Though the ability to convert revenues into profit also waned in 2011, Net profit grew by 40.8% to about N15.83 billion at the end of 2011. This is well below the 52.5% growth in revenue in the year, resulting in a decline in net profit margin. Net profit margin declined from 12.3% in 2010 to 11.4% in 2011, still far below the pre-financial crisis peak of 27.4% attained in 2008.

There was however a strong gain in profit margin in 2012 from 15.8% in the third quarter of 2011 to 21.6% at the end of last September. After tax profit grew much faster than revenue at 156.9% to N35.09 billion over the same period. Based on the growth rate in the third quarter, the bank’s after tax profit may triple at about N48 billion at full year.

The bank earned N1.53 per share at the end of third quarter against 88 kobo for the 2011 full year and could close at about N2.0 per share at full year. This is an indication of a major improvement in dividend payment capacity. The bank has already paid an interim dividend of 25 kobo per share and investors can hope for more when the full year result for 2012 is announced.


The decline in asset turnover and profit margin explain the decline in the rate of return on total assets of the bank in 2011. Return on total assets was down from 1.4% in 2010 to 1.0% in 2011. Return on equity however improved from 6.4% to 9.1% over the same period. The improvement in return on equity follows a marginal decline in equity base in the year, as general reserve, which has been negative since the bank’s loss in 2009, increased further in negative value.

Profitability ratios declined generally in the year after some improvements in 2010. Net assets per share has continued to trend downwards. Net assets per share closed at N9.70 in 2011, down from N9.80 in 2010 and N10.30 in 2009. Each employee of the bank contributed an average of N3.4 million to the bank’s pre-tax profit in 2011, a sharp fall from N9.2 million in 2010. This is nowhere close to the bank’s peak record of N15.5 million achieved in 2008.

The bank’s capital adequacy ratios have fallen, as the sharp rise in asset base has not been matched with increase in equity resources. Instead, the equity base declined marginally at about N174 billion at the end of 2011. The indication is that the stake of the owners in the expanded bank has declined significantly.

The equity figure now amounts to just 10.6% of total assets, a fall from 21.7% in the preceding year. This is a sustaining drop from the peak equity/asset ratio of 25.9% in March 2009. This means that the level of safety normally provided by a bank’s equity base, has declined for Access Bank.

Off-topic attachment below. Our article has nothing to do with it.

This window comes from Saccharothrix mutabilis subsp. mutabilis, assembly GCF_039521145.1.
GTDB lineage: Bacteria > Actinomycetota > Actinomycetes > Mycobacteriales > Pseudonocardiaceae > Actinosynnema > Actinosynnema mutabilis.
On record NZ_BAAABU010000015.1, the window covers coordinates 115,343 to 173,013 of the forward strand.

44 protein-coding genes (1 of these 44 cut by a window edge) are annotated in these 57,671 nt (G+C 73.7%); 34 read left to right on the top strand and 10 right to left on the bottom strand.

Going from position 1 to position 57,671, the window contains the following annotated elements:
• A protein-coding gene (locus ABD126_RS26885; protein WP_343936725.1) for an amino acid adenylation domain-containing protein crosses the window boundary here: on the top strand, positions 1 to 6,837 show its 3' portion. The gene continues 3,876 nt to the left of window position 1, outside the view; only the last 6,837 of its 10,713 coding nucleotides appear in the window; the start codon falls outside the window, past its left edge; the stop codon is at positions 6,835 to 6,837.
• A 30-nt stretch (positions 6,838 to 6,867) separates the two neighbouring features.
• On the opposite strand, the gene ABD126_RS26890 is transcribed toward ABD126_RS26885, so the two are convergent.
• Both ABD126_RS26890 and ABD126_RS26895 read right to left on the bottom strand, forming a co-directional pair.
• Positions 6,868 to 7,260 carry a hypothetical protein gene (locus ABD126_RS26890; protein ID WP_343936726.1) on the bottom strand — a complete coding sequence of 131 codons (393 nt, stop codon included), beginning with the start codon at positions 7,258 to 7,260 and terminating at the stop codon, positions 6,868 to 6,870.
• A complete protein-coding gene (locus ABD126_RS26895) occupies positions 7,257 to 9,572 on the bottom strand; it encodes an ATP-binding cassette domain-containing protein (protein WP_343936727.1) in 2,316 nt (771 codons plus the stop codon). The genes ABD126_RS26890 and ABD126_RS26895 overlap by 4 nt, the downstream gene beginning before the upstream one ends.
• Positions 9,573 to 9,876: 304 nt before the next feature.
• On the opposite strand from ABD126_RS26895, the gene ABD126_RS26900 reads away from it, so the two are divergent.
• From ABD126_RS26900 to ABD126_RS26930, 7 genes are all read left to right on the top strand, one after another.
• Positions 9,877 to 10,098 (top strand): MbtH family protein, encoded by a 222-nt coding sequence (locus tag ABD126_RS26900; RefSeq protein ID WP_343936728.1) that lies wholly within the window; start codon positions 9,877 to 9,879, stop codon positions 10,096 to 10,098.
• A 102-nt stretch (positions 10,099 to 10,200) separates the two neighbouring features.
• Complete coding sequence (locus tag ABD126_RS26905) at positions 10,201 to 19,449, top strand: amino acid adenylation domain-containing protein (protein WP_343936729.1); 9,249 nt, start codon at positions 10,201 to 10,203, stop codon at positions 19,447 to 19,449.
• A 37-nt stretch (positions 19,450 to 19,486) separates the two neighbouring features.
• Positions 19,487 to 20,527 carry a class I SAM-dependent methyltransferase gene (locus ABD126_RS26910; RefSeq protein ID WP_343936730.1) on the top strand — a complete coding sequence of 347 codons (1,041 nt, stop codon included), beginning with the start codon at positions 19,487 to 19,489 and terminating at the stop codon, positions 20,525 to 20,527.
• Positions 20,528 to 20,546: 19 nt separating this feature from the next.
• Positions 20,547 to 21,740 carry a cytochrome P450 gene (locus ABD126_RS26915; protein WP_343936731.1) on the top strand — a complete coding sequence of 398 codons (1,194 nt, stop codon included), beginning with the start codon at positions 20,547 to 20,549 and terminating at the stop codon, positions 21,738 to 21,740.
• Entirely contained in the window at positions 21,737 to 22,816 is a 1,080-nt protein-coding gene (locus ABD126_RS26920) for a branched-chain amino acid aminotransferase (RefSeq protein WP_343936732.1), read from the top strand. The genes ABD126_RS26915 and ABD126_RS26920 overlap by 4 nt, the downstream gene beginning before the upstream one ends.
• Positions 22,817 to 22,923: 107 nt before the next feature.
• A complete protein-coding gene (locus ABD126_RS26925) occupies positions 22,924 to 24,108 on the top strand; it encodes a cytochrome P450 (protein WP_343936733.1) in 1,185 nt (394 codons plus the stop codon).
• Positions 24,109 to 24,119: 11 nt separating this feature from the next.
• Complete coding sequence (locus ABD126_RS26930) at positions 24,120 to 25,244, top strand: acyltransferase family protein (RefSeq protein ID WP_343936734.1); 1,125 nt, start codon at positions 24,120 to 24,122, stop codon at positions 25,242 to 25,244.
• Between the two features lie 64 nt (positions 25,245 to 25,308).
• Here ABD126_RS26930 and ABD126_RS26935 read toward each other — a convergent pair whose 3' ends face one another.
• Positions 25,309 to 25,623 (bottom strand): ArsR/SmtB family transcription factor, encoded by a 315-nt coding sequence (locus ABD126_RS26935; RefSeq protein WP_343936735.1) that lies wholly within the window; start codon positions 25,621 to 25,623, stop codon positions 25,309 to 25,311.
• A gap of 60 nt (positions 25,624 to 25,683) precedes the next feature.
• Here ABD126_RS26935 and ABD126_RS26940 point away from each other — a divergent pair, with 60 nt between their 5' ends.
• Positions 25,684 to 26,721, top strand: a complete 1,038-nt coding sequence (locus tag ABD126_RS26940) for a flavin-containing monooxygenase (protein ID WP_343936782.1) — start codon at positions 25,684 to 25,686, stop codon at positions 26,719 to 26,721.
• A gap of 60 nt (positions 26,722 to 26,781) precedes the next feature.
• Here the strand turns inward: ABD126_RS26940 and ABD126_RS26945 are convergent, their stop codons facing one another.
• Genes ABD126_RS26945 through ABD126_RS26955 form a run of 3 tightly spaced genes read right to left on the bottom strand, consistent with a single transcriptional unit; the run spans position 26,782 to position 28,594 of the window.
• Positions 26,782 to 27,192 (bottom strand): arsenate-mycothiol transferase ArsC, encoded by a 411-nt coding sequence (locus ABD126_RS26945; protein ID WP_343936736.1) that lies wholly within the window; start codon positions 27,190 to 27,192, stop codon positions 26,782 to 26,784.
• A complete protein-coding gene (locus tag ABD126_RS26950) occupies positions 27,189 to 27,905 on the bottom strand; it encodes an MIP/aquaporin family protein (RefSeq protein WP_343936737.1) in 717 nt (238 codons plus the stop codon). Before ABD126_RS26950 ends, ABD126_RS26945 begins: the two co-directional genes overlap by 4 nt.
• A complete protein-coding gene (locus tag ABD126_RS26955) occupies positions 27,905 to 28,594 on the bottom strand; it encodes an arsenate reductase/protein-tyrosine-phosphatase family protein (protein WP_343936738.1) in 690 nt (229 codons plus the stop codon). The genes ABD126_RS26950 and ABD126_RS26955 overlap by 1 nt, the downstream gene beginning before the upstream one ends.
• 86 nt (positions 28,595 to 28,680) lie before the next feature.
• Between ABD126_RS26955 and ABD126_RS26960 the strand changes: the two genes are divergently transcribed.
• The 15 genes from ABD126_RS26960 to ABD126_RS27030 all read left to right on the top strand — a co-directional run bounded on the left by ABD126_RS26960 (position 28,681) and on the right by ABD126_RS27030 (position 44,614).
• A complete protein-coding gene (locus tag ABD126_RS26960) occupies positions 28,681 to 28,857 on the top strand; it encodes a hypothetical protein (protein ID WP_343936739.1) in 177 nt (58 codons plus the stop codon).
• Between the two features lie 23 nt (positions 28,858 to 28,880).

The bank can now only sustain a drop of 10.6% in the value of its assets before depositors’ funds would be encroached upon by losses. Management needs to remedy this weakness in order to improve the bank’s competitiveness for high volume business.

The increased risk of the bank is also indicated by the reduced dependence on equity for risk assets expansion. The bank’s equity base represents 31.5% of the expanded loans and advances portfolio against 40.6% in 2010. This is a continuing decline from the peak equity/loans and advances ratio of 69.9% in 2008. Equity capital has also declined from 31.7% of total deposits to 14.2% over the review period.

In the retail market, the acquisition of Intercontinental Bank has paid off in terms of improved competitive visibility. Almost over night, Access Bank’s retail branch network has more than doubled from 148 in 2010 to 306 at the end of 2011. This means a strong leap in the bank’s market share. The bank now carries a deposit portfolio [inclusive of due to banks] of about N1.23 trillion, a rise of 122.7% from its total deposits figure of N550.96 billion in 2010.

Growing big overnight has created its peculiar challenges as well. In terms of retail service quality, the bank has faced some challenges in fixing some key integration hitches. For a good part of the time, the bank is inaccessible on the global ATM network. Its internal ATM services also need to be improved.

Customer queues have lengthened in major branches, which is a direct result of increased market share. Often customer accounts details, especially for Intercontinental Bank customers, cannot be accessed beyond the time of the integration of the accounts in January 2012.

Access Bank’s Profitability Ratios 2008 – 2011


Source: Computed from the bank’s last audited accounts

*March 31, 2011